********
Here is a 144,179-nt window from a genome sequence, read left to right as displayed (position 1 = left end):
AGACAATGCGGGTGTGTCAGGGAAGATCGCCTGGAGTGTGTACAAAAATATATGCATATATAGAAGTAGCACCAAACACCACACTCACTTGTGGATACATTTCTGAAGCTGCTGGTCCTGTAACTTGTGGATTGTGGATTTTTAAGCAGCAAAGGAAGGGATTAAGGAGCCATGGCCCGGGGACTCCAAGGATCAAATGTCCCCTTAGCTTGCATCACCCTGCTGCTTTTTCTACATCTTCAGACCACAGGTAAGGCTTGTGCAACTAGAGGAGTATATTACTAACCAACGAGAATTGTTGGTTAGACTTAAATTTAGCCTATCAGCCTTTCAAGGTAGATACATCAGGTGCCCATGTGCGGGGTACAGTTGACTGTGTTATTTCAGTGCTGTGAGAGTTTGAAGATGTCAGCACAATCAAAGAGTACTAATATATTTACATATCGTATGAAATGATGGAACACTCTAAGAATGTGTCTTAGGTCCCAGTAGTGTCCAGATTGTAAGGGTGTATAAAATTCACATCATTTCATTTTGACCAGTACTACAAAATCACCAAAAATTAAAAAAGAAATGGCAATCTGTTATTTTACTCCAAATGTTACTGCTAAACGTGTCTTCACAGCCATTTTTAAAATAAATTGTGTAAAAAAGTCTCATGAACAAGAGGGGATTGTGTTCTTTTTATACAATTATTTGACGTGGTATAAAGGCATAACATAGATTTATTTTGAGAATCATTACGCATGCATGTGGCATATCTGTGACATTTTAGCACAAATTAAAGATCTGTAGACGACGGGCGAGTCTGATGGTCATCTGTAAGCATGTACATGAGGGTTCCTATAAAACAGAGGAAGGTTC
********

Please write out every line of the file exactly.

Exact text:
Here is a 144,179-nt window from a genome sequence, read left to right as displayed (position 1 = left end):
AGACAATGCGGGTGTGTCAGGGAAGATCGCCTGGAGTGTGTACAAAAATATATGCATATATAGAAGTAGCACCAAACACCACACTCACTTGTGGATACATTTCTGAAGCTGCTGGTCCTGTAACTTGTGGATTGTGGATTTTTAAGCAGCAAAGGAAGGGATTAAGGAGCCATGGCCCGGGGACTCCAAGGATCAAATGTCCCCTTAGCTTGCATCACCCTGCTGCTTTTTCTACATCTTCAGACCACAGGTAAGGCTTGTGCAACTAGAGGAGTATATTACTAACCAACGAGAATTGTTGGTTAGACTTAAATTTAGCCTATCAGCCTTTCAAGGTAGATACATCAGGTGCCCATGTGCGGGGTACAGTTGACTGTGTTATTTCAGTGCTGTGAGAGTTTGAAGATGTCAGCACAATCAAAGAGTACTAATATATTTACATATCGTATGAAATGATGGAACACTCTAAGAATGTGTCTTAGGTCCCAGTAGTGTCCAGATTGTAAGGGTGTATAAAATTCACATCATTTCATTTTGACCAGTACTACAAAATCACCAAAAATTAAAAAAGAAATGGCAATCTGTTATTTTACTCCAAATGTTACTGCTAAACGTGTCTTCACAGCCATTTTTAAAATAAATTGTGTAAAAAAGTCTCATGAACAAGAGGGGATTGTGTTCTTTTTATACAATTATTTGACGTGGTATAAAGGCATAACATAGATTTATTTTGAGAATCATTACGCATGCATGTGGCATATCTGTGACATTTTAGCACAAATTAAAGATCTGTAGACGACGGGCGAGTCTGATGGTCATCTGTAAGCATGTACATGAGGGTTCCTATAAAACAGAGGAAGGTTC